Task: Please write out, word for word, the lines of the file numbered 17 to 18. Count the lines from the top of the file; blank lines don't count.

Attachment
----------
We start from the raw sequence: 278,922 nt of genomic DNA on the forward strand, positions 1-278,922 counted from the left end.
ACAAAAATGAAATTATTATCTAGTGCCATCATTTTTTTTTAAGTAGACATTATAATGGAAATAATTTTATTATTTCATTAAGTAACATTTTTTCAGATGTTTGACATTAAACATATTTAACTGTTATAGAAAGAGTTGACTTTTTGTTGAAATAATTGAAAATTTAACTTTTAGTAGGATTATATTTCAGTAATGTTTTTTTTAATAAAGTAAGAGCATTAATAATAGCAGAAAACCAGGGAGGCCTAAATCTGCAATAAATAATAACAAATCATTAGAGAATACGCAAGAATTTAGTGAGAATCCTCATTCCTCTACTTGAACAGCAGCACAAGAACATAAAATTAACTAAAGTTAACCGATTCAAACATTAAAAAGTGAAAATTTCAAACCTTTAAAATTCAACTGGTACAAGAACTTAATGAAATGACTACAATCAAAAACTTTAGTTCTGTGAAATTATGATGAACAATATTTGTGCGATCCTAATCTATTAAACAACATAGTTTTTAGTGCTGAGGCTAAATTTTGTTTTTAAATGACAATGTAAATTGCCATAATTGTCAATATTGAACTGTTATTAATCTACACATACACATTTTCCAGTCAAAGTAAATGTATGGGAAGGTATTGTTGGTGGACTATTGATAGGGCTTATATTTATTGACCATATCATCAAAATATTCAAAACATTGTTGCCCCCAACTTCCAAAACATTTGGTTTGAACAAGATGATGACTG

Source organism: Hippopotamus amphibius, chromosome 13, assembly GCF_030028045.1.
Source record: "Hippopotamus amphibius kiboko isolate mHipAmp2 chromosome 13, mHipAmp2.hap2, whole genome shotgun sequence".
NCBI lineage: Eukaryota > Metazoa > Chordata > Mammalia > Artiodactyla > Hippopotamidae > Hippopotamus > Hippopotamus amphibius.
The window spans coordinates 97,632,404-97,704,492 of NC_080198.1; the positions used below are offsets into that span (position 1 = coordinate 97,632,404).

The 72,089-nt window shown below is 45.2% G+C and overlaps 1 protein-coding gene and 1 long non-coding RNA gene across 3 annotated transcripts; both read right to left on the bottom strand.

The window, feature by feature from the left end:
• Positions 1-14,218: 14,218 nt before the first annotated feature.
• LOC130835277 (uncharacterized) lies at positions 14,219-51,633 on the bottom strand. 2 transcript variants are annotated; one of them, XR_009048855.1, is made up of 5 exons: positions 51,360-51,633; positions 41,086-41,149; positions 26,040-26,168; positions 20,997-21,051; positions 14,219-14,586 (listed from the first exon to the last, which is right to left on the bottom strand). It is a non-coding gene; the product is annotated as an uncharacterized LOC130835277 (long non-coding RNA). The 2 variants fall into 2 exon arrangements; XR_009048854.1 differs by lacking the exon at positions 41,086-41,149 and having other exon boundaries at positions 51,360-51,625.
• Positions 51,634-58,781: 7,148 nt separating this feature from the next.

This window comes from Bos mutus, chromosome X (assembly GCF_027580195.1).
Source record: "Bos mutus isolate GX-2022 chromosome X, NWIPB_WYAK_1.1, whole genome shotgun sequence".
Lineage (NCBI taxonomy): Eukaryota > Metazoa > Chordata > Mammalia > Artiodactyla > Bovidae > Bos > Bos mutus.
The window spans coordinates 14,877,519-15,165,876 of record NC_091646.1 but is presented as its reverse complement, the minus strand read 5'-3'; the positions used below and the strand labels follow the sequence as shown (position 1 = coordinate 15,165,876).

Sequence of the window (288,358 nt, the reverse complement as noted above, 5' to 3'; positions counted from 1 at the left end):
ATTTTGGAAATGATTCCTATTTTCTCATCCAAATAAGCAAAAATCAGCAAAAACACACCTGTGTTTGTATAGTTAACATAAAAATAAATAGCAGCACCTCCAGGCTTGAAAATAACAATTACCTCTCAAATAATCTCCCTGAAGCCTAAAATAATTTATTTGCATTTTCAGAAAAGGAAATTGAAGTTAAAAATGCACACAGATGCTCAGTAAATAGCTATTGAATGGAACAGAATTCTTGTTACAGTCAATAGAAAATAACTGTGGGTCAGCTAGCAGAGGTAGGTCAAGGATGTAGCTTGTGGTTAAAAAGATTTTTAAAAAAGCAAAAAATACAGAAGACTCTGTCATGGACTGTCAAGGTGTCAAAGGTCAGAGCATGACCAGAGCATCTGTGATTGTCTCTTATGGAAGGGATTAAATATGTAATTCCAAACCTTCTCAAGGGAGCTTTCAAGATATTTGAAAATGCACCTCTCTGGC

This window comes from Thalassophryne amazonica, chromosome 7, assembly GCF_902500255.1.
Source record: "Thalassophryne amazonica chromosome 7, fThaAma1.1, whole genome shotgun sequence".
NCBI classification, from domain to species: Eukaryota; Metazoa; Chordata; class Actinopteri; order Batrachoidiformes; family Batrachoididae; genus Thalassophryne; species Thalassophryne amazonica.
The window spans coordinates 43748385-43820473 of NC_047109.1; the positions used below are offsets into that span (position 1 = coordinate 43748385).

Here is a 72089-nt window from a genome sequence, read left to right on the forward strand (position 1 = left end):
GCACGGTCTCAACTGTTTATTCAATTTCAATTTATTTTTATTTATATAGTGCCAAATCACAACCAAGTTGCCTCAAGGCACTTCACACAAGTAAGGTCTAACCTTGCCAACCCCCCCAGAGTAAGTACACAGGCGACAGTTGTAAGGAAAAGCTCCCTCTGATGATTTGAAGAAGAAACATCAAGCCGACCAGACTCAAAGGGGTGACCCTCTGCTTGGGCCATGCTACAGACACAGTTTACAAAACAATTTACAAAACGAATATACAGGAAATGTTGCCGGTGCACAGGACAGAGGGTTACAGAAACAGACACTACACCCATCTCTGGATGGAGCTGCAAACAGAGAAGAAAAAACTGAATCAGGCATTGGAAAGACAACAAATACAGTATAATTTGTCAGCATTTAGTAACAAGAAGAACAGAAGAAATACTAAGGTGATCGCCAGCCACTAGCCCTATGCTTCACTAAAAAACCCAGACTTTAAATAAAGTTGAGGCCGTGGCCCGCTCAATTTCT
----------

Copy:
ATTTTGGAAATGATTCCTATTTTCTCATCCAAATAAGCAAAAATCAGCAAAAACACACCTGTGTTTGTATAGTTAACATAAAAATAAATAGCAGCACCTCCAGGCTTGAAAATAACAATTACCTCTCAAATAATCTCCCTGAAGCCTAAAATAATTTATTTGCATTTTCAGAAAAGGAAATTGAAGTTAAAAATGCACACAGATGCTCAGTAAATAGCTATTGAATGGAACAGAATTCTTGTTACAGTCAATAGAAAATAACTGTGGGTCAGCTAGCAGAGGTAGGTCAAGGATGTAGCTTGTGGTTAAAAAGATTTTTAAAAAAGCAAAAAATACAGAAGACTCTGTCATGGACTGTCAAGGTGTCAAAGGTCAGAGCATGACCAGAGCATCTGTGATTGTCTCTTATGGAAGGGATTAAATATGTAATTCCAAACCTTCTCAAGGGAGCTTTCAAGATATTTGAAAATGCACCTCTCTGGC

This window comes from Thalassophryne amazonica, chromosome 7, assembly GCF_902500255.1.